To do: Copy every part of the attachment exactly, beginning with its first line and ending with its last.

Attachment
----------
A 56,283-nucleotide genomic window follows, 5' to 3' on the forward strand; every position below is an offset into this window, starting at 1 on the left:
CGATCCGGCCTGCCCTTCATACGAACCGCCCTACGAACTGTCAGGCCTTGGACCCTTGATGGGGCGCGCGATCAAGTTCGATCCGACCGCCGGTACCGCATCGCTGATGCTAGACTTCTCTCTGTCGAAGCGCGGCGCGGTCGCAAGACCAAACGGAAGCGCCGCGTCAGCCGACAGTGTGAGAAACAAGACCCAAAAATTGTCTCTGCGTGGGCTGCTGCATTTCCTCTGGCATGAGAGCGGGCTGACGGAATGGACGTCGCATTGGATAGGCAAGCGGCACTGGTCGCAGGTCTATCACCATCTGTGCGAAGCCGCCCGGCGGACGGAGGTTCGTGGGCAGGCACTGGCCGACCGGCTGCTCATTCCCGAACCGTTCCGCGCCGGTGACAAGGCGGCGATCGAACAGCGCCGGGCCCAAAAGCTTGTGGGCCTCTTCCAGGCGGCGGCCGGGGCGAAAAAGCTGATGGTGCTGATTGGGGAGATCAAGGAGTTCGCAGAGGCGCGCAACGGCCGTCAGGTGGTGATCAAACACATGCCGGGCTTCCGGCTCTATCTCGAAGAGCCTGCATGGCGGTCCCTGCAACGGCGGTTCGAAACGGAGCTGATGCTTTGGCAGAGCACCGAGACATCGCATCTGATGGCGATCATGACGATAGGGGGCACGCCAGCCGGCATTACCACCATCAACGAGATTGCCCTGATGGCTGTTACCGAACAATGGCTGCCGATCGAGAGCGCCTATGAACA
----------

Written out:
A 56,283-nucleotide genomic window follows, 5' to 3' on the forward strand; every position below is an offset into this window, starting at 1 on the left:
CGATCCGGCCTGCCCTTCATACGAACCGCCCTACGAACTGTCAGGCCTTGGACCCTTGATGGGGCGCGCGATCAAGTTCGATCCGACCGCCGGTACCGCATCGCTGATGCTAGACTTCTCTCTGTCGAAGCGCGGCGCGGTCGCAAGACCAAACGGAAGCGCCGCGTCAGCCGACAGTGTGAGAAACAAGACCCAAAAATTGTCTCTGCGTGGGCTGCTGCATTTCCTCTGGCATGAGAGCGGGCTGACGGAATGGACGTCGCATTGGATAGGCAAGCGGCACTGGTCGCAGGTCTATCACCATCTGTGCGAAGCCGCCCGGCGGACGGAGGTTCGTGGGCAGGCACTGGCCGACCGGCTGCTCATTCCCGAACCGTTCCGCGCCGGTGACAAGGCGGCGATCGAACAGCGCCGGGCCCAAAAGCTTGTGGGCCTCTTCCAGGCGGCGGCCGGGGCGAAAAAGCTGATGGTGCTGATTGGGGAGATCAAGGAGTTCGCAGAGGCGCGCAACGGCCGTCAGGTGGTGATCAAACACATGCCGGGCTTCCGGCTCTATCTCGAAGAGCCTGCATGGCGGTCCCTGCAACGGCGGTTCGAAACGGAGCTGATGCTTTGGCAGAGCACCGAGACATCGCATCTGATGGCGATCATGACGATAGGGGGCACGCCAGCCGGCATTACCACCATCAACGAGATTGCCCTGATGGCTGTTACCGAACAATGGCTGCCGATCGAGAGCGCCTATGAACA